Myth 1) A wheelchair bound person is chronically ill.
Fact: Not all people who use wheelchairs are ill. A wheelchair is a device that aids people in being more mobile. A persons inability to walk many times has nothing to do with their brains ability to function at a normal level. I know many people with disabilities who can have deep meaningful conversations and have contributed great things to their community and to society as a whole.
Myth 2) People with disabilities never like talking about their disabilities.
Fact: Many people with disabilities don’t mind it, in fact most people with disabilities would much rather you ask and get accurate information about that person rather than assuming something and being completely wrong. Now I know there are exceptions to everything and I know there are some people who become defensive when asked about their disability but their reaction is their fault not yours. If we are going to bridge the gap between people with disabilities and mainstream society we must be willing to openly have these kind of conversations.
Myth 3) People with disabilities are always looking for help.
Fact: People with disabilities more often than not just want the chance to do things on their own without someone running to their rescue. As previously stated, I recognize that this is not always the case and that some people want the easy way out and take advantage of people’s willingness to help them. Let me be clear on this next point. If you run to the rescue of a person with a disability every time they ask then you are doing them an incredible disservice. You’re fishing for them rather than teaching them to fish. There will always be a gap between mainstream society and the disabled community if we do not first let people with disabilities try things for themselves.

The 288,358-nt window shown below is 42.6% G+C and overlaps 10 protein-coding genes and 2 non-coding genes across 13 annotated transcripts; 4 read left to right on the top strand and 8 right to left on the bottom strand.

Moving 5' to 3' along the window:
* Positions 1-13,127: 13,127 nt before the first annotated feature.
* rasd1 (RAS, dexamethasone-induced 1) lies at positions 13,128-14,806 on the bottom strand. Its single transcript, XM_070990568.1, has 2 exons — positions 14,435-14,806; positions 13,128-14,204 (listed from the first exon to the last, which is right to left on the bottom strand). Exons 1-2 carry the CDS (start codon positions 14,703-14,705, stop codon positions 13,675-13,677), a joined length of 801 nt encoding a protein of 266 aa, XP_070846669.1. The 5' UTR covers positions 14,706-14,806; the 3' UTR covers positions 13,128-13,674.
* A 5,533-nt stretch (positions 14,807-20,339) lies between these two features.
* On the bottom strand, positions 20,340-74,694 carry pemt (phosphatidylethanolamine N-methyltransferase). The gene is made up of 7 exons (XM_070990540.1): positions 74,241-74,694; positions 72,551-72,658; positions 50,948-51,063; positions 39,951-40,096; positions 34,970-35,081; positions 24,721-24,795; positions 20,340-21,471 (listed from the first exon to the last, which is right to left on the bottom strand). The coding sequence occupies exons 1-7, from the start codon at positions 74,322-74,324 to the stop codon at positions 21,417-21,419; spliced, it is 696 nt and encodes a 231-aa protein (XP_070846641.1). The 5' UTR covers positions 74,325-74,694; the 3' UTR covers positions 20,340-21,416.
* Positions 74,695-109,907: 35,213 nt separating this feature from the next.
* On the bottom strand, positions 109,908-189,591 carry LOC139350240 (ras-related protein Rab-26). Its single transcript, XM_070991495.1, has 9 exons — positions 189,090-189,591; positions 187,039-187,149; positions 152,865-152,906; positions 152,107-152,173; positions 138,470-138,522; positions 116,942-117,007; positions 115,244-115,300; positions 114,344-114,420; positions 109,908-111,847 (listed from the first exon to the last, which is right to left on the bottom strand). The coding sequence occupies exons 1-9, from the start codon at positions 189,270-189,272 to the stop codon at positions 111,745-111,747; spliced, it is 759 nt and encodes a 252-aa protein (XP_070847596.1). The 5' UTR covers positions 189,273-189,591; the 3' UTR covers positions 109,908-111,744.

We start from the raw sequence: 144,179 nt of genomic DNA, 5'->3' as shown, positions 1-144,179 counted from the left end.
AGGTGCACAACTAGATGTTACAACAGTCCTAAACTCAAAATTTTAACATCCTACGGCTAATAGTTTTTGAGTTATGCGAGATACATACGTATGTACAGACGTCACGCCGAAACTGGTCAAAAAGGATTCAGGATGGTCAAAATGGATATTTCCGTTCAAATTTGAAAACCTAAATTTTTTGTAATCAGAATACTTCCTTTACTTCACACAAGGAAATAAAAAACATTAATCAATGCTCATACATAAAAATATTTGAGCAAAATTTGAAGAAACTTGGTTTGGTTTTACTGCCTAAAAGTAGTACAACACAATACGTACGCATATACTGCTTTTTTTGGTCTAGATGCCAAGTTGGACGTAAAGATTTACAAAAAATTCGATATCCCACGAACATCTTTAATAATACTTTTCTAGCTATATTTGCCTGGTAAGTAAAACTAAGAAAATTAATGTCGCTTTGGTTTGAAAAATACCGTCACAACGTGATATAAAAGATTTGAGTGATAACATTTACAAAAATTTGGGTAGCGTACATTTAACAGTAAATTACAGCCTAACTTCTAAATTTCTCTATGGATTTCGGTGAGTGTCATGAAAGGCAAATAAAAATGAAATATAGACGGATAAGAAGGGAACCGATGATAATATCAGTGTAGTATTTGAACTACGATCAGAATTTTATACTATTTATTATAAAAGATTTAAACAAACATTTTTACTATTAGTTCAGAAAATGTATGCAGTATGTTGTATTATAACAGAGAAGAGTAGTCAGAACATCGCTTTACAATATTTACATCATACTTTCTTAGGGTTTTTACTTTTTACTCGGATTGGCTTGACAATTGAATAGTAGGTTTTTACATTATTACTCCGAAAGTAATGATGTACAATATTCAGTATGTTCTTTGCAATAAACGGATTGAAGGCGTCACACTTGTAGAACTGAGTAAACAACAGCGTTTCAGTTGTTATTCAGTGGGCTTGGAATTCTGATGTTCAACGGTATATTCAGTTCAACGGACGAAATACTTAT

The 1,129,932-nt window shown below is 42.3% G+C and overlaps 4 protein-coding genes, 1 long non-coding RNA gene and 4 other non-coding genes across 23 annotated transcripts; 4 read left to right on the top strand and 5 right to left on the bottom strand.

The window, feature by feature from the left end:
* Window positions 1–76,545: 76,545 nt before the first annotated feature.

Myth 4) The disabled community will always be disadvantaged in society.
I firmly believe that people with disabilities can do great things in spite of their disability. We must first overcome some barriers that are in place but it can be done. It is through this blog and my other forms of media that we can change the culture enough that people with disabilities will be seen as equal to their peers and to be given the same chances others have gotten.